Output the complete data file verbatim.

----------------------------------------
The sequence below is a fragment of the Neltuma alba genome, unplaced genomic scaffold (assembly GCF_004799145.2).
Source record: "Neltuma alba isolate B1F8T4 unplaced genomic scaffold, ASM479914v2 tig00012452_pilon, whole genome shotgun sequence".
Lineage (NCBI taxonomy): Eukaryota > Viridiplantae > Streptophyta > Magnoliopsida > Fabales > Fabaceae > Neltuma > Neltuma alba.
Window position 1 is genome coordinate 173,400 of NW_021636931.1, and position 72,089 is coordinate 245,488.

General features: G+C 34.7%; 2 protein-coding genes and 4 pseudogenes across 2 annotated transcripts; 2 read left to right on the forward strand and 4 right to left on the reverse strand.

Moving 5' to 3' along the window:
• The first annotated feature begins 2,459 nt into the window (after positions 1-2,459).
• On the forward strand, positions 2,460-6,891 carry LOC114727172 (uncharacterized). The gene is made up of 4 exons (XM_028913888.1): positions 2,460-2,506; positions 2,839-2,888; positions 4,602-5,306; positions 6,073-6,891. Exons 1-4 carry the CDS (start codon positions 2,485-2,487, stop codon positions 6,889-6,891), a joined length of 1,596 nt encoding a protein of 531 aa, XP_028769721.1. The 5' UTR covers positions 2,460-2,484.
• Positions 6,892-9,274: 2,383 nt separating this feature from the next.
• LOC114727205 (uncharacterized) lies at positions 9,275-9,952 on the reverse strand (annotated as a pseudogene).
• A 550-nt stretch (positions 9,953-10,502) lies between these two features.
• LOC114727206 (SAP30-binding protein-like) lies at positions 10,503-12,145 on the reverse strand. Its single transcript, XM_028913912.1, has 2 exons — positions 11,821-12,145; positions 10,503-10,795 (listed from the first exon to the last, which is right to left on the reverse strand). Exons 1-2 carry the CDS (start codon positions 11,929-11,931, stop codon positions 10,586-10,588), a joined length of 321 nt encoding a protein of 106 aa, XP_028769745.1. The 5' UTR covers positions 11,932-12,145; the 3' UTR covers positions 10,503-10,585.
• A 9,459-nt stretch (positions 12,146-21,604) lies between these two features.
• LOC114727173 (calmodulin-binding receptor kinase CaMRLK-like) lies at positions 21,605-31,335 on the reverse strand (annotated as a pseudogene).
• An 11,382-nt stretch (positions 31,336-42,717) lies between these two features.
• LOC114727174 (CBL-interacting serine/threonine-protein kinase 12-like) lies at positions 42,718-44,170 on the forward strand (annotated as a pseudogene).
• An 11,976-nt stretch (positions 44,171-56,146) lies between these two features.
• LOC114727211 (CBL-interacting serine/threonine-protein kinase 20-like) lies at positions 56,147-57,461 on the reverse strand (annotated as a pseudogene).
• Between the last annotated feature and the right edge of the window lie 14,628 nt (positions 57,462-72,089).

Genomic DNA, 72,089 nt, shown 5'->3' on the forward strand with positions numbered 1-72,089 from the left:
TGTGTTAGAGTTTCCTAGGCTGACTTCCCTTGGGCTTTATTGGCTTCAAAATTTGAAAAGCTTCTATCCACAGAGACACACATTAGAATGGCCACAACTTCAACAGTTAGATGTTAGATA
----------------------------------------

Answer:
The sequence below is a fragment of the Neltuma alba genome, unplaced genomic scaffold (assembly GCF_004799145.2).
Source record: "Neltuma alba isolate B1F8T4 unplaced genomic scaffold, ASM479914v2 tig00012452_pilon, whole genome shotgun sequence".
Lineage (NCBI taxonomy): Eukaryota > Viridiplantae > Streptophyta > Magnoliopsida > Fabales > Fabaceae > Neltuma > Neltuma alba.
Window position 1 is genome coordinate 173,400 of NW_021636931.1, and position 72,089 is coordinate 245,488.

General features: G+C 34.7%; 2 protein-coding genes and 4 pseudogenes across 2 annotated transcripts; 2 read left to right on the forward strand and 4 right to left on the reverse strand.

Moving 5' to 3' along the window:
• The first annotated feature begins 2,459 nt into the window (after positions 1-2,459).
• On the forward strand, positions 2,460-6,891 carry LOC114727172 (uncharacterized). The gene is made up of 4 exons (XM_028913888.1): positions 2,460-2,506; positions 2,839-2,888; positions 4,602-5,306; positions 6,073-6,891. Exons 1-4 carry the CDS (start codon positions 2,485-2,487, stop codon positions 6,889-6,891), a joined length of 1,596 nt encoding a protein of 531 aa, XP_028769721.1. The 5' UTR covers positions 2,460-2,484.
• Positions 6,892-9,274: 2,383 nt separating this feature from the next.
• LOC114727205 (uncharacterized) lies at positions 9,275-9,952 on the reverse strand (annotated as a pseudogene).
• A 550-nt stretch (positions 9,953-10,502) lies between these two features.
• LOC114727206 (SAP30-binding protein-like) lies at positions 10,503-12,145 on the reverse strand. Its single transcript, XM_028913912.1, has 2 exons — positions 11,821-12,145; positions 10,503-10,795 (listed from the first exon to the last, which is right to left on the reverse strand). Exons 1-2 carry the CDS (start codon positions 11,929-11,931, stop codon positions 10,586-10,588), a joined length of 321 nt encoding a protein of 106 aa, XP_028769745.1. The 5' UTR covers positions 11,932-12,145; the 3' UTR covers positions 10,503-10,585.
• A 9,459-nt stretch (positions 12,146-21,604) lies between these two features.
• LOC114727173 (calmodulin-binding receptor kinase CaMRLK-like) lies at positions 21,605-31,335 on the reverse strand (annotated as a pseudogene).
• An 11,382-nt stretch (positions 31,336-42,717) lies between these two features.
• LOC114727174 (CBL-interacting serine/threonine-protein kinase 12-like) lies at positions 42,718-44,170 on the forward strand (annotated as a pseudogene).
• An 11,976-nt stretch (positions 44,171-56,146) lies between these two features.
• LOC114727211 (CBL-interacting serine/threonine-protein kinase 20-like) lies at positions 56,147-57,461 on the reverse strand (annotated as a pseudogene).
• Between the last annotated feature and the right edge of the window lie 14,628 nt (positions 57,462-72,089).

Genomic DNA, 72,089 nt, shown 5'->3' on the forward strand with positions numbered 1-72,089 from the left:
TGTGTTAGAGTTTCCTAGGCTGACTTCCCTTGGGCTTTATTGGCTTCAAAATTTGAAAAGCTTCTATCCACAGAGACACACATTAGAATGGCCACAACTTCAACAGTTAGATGTTAGATA